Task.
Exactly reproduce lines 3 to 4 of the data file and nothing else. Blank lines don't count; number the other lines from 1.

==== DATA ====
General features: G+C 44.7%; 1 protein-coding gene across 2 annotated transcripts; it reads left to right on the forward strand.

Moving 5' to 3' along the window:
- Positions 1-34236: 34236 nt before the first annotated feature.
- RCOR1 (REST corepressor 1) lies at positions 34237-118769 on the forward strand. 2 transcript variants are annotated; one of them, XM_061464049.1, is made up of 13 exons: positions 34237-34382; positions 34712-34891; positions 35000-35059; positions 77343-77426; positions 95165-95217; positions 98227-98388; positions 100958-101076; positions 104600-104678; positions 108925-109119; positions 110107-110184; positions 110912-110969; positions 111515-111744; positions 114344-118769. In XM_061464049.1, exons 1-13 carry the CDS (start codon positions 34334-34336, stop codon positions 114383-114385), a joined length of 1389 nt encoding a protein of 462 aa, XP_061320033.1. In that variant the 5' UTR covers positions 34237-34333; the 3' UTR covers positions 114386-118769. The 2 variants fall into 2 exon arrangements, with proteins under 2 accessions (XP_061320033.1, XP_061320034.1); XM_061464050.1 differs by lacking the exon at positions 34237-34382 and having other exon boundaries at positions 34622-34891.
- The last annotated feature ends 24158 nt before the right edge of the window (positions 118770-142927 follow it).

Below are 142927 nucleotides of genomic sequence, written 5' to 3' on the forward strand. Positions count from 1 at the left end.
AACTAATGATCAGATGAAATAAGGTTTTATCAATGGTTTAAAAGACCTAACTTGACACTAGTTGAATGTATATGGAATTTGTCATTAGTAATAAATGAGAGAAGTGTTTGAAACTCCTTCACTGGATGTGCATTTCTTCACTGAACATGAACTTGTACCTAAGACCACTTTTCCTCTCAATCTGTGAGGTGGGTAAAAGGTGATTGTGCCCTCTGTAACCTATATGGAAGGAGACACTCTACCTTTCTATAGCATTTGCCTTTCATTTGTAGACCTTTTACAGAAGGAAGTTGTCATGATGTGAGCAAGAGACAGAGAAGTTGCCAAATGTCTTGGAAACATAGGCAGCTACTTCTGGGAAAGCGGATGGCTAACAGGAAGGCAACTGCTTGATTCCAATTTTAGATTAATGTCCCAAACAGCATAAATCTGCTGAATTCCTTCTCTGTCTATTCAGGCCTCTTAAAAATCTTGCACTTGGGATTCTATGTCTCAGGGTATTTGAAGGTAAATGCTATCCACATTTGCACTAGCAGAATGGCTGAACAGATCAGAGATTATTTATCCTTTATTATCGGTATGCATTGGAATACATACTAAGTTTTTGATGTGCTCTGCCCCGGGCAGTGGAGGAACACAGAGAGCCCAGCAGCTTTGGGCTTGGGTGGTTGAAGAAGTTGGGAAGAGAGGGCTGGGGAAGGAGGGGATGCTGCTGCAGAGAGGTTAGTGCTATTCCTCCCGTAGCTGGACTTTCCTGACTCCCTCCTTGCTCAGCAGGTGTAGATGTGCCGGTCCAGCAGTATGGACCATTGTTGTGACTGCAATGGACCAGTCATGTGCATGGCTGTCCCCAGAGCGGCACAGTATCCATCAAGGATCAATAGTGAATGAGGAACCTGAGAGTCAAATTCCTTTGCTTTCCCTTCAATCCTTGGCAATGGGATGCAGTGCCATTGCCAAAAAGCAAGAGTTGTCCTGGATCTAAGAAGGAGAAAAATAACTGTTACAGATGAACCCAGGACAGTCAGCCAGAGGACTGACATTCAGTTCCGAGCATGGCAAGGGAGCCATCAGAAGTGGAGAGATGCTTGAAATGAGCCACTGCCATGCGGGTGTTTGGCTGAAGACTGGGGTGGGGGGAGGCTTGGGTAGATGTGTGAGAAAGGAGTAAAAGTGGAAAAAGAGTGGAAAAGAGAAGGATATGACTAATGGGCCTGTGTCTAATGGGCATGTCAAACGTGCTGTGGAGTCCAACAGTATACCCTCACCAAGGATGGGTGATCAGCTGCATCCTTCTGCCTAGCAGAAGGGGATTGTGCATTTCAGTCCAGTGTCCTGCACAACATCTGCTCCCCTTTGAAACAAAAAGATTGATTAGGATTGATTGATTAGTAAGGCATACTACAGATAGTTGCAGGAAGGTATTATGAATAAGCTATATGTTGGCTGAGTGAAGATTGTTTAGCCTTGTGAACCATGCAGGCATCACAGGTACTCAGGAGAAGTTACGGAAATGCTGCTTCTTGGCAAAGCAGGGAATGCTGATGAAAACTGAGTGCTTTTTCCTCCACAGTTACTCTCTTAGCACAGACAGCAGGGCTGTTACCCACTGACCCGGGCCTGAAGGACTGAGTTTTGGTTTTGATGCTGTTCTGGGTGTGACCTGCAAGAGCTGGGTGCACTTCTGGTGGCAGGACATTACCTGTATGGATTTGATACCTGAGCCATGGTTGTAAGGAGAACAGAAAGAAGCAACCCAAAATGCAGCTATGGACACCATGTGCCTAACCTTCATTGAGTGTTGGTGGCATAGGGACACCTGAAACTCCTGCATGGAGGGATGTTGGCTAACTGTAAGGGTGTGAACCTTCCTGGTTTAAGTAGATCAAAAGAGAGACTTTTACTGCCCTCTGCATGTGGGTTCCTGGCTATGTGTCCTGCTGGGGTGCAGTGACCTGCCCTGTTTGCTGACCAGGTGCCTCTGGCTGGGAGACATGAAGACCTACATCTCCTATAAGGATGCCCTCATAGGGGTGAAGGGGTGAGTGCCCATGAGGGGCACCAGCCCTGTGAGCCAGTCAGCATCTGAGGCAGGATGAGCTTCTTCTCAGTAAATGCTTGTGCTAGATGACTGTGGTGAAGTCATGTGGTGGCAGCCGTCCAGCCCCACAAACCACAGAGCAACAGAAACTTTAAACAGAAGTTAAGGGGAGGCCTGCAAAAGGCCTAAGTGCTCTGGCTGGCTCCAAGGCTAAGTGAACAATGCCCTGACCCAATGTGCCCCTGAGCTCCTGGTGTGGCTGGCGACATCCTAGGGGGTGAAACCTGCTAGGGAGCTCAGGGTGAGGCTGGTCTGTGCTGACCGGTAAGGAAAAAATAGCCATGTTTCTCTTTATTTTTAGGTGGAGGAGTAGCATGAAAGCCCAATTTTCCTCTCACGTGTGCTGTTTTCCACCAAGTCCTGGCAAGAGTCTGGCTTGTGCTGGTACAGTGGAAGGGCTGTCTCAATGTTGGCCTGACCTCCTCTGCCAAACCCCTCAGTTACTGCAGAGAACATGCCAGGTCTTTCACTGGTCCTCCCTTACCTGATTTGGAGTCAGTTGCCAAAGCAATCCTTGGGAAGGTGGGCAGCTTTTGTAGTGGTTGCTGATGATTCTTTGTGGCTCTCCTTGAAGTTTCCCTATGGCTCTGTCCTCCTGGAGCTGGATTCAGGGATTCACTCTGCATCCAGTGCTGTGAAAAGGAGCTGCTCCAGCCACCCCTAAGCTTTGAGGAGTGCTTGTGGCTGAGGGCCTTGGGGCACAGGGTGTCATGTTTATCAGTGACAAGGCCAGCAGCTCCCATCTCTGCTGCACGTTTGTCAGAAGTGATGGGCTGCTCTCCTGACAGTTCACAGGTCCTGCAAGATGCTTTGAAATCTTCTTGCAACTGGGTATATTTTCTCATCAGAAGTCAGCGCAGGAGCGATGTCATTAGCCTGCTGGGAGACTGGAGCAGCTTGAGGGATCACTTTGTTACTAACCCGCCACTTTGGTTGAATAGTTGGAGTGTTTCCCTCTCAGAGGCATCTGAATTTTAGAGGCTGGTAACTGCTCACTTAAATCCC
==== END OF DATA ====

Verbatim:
- Positions 1-34236: 34236 nt before the first annotated feature.
- RCOR1 (REST corepressor 1) lies at positions 34237-118769 on the forward strand. 2 transcript variants are annotated; one of them, XM_061464049.1, is made up of 13 exons: positions 34237-34382; positions 34712-34891; positions 35000-35059; positions 77343-77426; positions 95165-95217; positions 98227-98388; positions 100958-101076; positions 104600-104678; positions 108925-109119; positions 110107-110184; positions 110912-110969; positions 111515-111744; positions 114344-118769. In XM_061464049.1, exons 1-13 carry the CDS (start codon positions 34334-34336, stop codon positions 114383-114385), a joined length of 1389 nt encoding a protein of 462 aa, XP_061320033.1. In that variant the 5' UTR covers positions 34237-34333; the 3' UTR covers positions 114386-118769. The 2 variants fall into 2 exon arrangements, with proteins under 2 accessions (XP_061320033.1, XP_061320034.1); XM_061464050.1 differs by lacking the exon at positions 34237-34382 and having other exon boundaries at positions 34622-34891.